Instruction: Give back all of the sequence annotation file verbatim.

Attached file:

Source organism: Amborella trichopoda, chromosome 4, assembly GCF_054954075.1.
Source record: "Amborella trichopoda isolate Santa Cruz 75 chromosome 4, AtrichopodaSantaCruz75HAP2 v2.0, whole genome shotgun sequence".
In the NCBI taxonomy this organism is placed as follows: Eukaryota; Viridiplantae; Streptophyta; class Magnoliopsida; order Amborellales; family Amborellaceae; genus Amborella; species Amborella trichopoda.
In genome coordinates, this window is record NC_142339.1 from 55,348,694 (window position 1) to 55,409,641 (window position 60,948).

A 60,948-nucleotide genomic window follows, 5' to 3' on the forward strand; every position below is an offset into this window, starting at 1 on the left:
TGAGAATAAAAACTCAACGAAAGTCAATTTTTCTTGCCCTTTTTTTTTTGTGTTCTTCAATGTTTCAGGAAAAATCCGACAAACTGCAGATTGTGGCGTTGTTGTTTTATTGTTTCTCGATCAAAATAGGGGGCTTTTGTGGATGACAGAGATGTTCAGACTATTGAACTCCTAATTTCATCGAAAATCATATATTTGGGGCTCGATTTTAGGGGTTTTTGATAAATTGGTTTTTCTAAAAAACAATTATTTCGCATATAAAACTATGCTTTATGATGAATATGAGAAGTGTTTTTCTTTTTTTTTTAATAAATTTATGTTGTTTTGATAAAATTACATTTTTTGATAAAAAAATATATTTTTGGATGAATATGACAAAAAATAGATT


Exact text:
Source organism: Amborella trichopoda, chromosome 4, assembly GCF_054954075.1.
Source record: "Amborella trichopoda isolate Santa Cruz 75 chromosome 4, AtrichopodaSantaCruz75HAP2 v2.0, whole genome shotgun sequence".
In the NCBI taxonomy this organism is placed as follows: Eukaryota; Viridiplantae; Streptophyta; class Magnoliopsida; order Amborellales; family Amborellaceae; genus Amborella; species Amborella trichopoda.
In genome coordinates, this window is record NC_142339.1 from 55,348,694 (window position 1) to 55,409,641 (window position 60,948).

A 60,948-nucleotide genomic window follows, 5' to 3' on the forward strand; every position below is an offset into this window, starting at 1 on the left:
TGAGAATAAAAACTCAACGAAAGTCAATTTTTCTTGCCCTTTTTTTTTTGTGTTCTTCAATGTTTCAGGAAAAATCCGACAAACTGCAGATTGTGGCGTTGTTGTTTTATTGTTTCTCGATCAAAATAGGGGGCTTTTGTGGATGACAGAGATGTTCAGACTATTGAACTCCTAATTTCATCGAAAATCATATATTTGGGGCTCGATTTTAGGGGTTTTTGATAAATTGGTTTTTCTAAAAAACAATTATTTCGCATATAAAACTATGCTTTATGATGAATATGAGAAGTGTTTTTCTTTTTTTTTTAATAAATTTATGTTGTTTTGATAAAATTACATTTTTTGATAAAAAAATATATTTTTGGATGAATATGACAAAAAATAGATT